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Four years on from the terror attack that plunged Pakistan into sporting isolation, the cricket-mad country looks as far away as ever from hosting international matches.
Sri Lanka were on their way to the Gaddafi Stadium in the eastern city of Lahore for the third day of the second Test on March 3, 2009, when militants opened fire and threw grenades at their bus, killing eight people.
The match was abandoned, Sri Lanka left the country and other international teams, already reluctant to tour Pakistan because of security concerns in the aftermath of the 9/11 attacks in the US, refused even to consider touring.
Pakistan has played its "home" matches in the United Arab Emirates ever since, and none of the efforts of the Pakistan Cricket Board (PCB) to lure overseas teams back have paid off.
As often happens with high profile militant attacks in Pakistan, a number of suspects were arrested but released due to lack of evidence.
Ehsan Mani, former president of the ICC, said without a proper investigation to reach a clear understanding of what happened in Lahore, international teams would not come back to Pakistan.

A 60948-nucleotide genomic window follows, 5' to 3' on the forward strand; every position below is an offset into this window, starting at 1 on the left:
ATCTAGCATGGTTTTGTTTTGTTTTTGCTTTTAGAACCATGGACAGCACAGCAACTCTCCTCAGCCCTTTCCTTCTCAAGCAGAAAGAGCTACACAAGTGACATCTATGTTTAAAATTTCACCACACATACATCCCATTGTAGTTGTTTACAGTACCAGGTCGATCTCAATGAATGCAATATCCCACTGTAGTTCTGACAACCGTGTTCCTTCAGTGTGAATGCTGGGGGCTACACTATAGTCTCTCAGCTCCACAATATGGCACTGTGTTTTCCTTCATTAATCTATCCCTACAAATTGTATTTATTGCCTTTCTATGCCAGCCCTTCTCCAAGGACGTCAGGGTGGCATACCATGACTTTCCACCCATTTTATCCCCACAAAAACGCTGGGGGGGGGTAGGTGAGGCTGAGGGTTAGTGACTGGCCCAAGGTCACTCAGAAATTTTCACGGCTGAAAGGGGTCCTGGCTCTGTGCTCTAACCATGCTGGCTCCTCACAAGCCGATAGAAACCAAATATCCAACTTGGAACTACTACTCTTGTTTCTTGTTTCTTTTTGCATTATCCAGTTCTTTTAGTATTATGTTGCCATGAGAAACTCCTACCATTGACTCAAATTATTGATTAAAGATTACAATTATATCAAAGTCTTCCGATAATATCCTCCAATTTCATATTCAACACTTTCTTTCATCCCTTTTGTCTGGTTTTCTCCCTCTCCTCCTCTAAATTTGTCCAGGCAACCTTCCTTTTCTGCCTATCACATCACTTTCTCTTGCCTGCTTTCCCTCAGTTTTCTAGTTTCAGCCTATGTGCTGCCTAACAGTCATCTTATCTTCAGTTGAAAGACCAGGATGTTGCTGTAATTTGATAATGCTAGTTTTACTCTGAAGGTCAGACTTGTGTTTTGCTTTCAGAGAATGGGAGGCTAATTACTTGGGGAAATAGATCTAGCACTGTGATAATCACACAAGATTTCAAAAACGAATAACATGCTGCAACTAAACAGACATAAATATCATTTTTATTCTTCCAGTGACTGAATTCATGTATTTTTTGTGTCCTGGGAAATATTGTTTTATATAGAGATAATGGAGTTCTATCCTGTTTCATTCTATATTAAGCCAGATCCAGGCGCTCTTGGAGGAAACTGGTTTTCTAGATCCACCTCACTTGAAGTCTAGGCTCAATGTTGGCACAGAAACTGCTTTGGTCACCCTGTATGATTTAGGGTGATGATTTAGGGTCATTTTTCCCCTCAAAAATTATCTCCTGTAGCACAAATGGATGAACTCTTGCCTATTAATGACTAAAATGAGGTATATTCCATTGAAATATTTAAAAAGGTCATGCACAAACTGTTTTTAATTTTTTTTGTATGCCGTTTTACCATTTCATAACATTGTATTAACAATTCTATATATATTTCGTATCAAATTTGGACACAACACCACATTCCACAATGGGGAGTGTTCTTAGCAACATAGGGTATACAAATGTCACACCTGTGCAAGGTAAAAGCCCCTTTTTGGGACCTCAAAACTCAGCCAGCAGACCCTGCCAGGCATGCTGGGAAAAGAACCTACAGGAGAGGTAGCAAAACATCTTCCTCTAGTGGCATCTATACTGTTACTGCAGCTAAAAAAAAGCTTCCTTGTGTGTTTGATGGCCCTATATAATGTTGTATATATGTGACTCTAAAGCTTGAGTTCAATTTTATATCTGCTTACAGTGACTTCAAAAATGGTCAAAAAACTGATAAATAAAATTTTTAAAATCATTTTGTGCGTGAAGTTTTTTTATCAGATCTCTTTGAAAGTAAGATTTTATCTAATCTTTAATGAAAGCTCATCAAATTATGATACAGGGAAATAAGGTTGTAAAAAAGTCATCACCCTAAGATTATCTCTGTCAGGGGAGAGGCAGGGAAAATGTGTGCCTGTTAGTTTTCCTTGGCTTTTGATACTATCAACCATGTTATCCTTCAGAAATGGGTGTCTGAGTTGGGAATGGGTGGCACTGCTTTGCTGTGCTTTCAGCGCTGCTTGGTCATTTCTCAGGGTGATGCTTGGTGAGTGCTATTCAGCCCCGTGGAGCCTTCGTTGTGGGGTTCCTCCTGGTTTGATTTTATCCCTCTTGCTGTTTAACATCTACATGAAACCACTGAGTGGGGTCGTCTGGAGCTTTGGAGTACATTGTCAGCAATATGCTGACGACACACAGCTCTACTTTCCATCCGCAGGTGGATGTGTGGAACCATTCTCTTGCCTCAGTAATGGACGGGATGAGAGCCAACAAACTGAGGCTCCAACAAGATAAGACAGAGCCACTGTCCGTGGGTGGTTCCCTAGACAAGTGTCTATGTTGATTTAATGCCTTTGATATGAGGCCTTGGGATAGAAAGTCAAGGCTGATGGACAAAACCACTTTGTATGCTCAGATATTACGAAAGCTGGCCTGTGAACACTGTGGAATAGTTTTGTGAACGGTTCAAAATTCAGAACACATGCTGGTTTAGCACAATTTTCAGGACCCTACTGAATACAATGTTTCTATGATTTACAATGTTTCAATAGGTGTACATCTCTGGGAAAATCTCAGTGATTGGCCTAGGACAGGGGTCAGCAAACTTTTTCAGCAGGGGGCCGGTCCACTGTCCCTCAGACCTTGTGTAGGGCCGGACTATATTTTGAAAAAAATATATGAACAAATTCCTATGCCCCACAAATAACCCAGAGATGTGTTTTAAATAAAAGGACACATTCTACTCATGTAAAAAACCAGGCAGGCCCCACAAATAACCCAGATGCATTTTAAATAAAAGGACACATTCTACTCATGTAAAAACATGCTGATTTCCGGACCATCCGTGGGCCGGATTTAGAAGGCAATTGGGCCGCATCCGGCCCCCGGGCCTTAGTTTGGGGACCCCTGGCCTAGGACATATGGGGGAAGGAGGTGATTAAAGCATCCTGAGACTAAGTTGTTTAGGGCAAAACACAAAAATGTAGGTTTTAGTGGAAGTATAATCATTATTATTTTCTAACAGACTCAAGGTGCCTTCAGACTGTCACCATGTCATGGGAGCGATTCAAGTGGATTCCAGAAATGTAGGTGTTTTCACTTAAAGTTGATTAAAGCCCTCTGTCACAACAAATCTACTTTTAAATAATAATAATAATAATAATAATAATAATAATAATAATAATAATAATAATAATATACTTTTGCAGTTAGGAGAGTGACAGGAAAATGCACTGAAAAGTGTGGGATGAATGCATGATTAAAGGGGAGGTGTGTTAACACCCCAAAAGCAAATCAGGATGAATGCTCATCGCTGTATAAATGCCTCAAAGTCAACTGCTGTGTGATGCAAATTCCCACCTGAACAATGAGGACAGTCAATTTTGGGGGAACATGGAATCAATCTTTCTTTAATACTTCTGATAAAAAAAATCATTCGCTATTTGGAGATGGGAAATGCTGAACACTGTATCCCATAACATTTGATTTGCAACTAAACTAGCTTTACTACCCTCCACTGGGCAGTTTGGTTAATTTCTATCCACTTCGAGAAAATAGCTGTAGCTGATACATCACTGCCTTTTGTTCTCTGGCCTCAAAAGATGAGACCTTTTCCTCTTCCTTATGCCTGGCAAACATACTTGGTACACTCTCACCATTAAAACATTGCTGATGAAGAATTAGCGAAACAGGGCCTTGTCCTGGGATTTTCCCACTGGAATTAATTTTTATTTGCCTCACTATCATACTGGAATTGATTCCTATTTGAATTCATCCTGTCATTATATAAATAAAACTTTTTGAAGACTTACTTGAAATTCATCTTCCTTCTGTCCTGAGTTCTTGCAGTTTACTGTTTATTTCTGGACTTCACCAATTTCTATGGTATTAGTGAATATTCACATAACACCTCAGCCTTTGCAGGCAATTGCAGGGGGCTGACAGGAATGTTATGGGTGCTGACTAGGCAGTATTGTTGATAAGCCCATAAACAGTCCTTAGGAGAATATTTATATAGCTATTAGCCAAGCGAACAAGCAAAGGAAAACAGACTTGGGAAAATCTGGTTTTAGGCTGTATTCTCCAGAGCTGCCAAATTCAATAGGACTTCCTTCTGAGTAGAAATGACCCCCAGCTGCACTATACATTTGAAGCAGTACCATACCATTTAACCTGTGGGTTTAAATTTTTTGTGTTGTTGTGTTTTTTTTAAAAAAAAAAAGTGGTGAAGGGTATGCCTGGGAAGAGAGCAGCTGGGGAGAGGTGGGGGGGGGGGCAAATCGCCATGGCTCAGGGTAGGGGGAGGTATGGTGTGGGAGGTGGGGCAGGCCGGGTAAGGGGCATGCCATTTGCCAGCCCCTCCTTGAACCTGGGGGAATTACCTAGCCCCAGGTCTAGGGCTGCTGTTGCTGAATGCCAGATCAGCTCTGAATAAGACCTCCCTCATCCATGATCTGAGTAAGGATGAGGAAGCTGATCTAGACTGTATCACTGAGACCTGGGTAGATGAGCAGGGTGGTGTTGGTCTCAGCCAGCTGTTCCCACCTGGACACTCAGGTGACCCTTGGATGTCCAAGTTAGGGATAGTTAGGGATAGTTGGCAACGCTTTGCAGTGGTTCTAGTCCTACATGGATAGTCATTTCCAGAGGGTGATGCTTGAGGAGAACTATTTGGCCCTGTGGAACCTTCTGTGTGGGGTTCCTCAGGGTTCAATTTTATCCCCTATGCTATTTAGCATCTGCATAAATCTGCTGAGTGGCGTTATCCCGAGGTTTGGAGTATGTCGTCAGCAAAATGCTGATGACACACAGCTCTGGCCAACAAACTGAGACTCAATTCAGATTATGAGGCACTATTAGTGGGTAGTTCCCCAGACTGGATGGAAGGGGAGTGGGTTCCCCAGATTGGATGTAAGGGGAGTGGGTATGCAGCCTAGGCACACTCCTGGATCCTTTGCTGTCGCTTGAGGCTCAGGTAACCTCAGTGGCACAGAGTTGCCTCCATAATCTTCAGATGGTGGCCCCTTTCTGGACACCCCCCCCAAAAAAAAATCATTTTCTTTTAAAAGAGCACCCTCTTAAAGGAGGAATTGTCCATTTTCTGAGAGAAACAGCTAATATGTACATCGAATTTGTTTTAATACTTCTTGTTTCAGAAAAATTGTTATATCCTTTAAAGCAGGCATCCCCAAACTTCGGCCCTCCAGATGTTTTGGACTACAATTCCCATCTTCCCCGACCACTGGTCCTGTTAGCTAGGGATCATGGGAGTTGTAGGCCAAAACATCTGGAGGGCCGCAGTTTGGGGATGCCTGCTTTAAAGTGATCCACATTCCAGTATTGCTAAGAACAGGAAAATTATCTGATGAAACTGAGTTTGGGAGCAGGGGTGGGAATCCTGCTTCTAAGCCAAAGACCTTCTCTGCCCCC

"Those were exceedingly tragic events not only for Pakistan cricket and for millions of fans but for me they are more tragic because there has never been a comprehensive inquiry of the mishap," Mani told AFP.
"If Pakistan is to get the confidence of the foreign teams back, a comprehensive inquiry should be done, if it is already done then it should be made public."
All those involved with the game in Pakistan have suffered as a result of the semi-exile.
"Not only our players have suffered from no cricket at home, but we umpires have also suffered because of lack of opportunities to umpire," said former international umpire Nadeem Ghauri, who was injured in the attack.
The PCB has made repeated efforts to convince teams to tour, but even lowly Bangladesh refused to come after twice initially agreeing to limited overs series last year.
Attempts to organise a Twenty20 Super League -- considered as a first step towards reviving international cricket -- were also put on hold.
Local media termed the forthcoming general elections in May as the hurdle, but the international players' association has issued dire warnings about the security risk of playing in Pakistan.
Former Pakistan captain Rashid Latif hoped things may improve after the elections, which are expected by mid-May.
Despite sincere hopes, the status quo seems likely to linger as South Africa have already announced they will play Pakistan in the UAE in November this year, even before PCB's decision.